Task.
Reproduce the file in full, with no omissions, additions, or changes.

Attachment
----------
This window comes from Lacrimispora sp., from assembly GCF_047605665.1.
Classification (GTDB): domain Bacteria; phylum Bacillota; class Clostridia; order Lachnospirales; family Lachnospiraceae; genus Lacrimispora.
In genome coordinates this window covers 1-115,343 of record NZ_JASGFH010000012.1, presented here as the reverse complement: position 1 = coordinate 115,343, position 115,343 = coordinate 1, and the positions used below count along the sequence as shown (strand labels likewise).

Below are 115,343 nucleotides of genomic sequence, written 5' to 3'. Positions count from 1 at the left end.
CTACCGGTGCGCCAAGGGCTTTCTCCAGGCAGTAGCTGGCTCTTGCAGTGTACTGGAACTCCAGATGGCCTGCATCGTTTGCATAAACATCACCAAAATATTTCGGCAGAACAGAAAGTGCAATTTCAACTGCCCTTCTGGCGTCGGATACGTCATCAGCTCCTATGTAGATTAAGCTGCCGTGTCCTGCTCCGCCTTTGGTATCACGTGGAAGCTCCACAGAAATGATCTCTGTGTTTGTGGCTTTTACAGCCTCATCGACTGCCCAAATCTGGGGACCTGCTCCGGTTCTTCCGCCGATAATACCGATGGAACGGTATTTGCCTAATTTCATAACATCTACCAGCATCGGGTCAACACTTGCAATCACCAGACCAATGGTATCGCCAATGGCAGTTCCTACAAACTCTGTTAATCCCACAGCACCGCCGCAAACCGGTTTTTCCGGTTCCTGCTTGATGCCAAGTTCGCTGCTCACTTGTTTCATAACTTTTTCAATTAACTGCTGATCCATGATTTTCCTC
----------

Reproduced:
This window comes from Lacrimispora sp., from assembly GCF_047605665.1.
Classification (GTDB): domain Bacteria; phylum Bacillota; class Clostridia; order Lachnospirales; family Lachnospiraceae; genus Lacrimispora.
In genome coordinates this window covers 1-115,343 of record NZ_JASGFH010000012.1, presented here as the reverse complement: position 1 = coordinate 115,343, position 115,343 = coordinate 1, and the positions used below count along the sequence as shown (strand labels likewise).

Below are 115,343 nucleotides of genomic sequence, written 5' to 3'. Positions count from 1 at the left end.
CTACCGGTGCGCCAAGGGCTTTCTCCAGGCAGTAGCTGGCTCTTGCAGTGTACTGGAACTCCAGATGGCCTGCATCGTTTGCATAAACATCACCAAAATATTTCGGCAGAACAGAAAGTGCAATTTCAACTGCCCTTCTGGCGTCGGATACGTCATCAGCTCCTATGTAGATTAAGCTGCCGTGTCCTGCTCCGCCTTTGGTATCACGTGGAAGCTCCACAGAAATGATCTCTGTGTTTGTGGCTTTTACAGCCTCATCGACTGCCCAAATCTGGGGACCTGCTCCGGTTCTTCCGCCGATAATACCGATGGAACGGTATTTGCCTAATTTCATAACATCTACCAGCATCGGGTCAACACTTGCAATCACCAGACCAATGGTATCGCCAATGGCAGTTCCTACAAACTCTGTTAATCCCACAGCACCGCCGCAAACCGGTTTTTCCGGTTCCTGCTTGATGCCAAGTTCGCTGCTCACTTGTTTCATAACTTTTTCAATTAACTGCTGATCCATGATTTTCCTC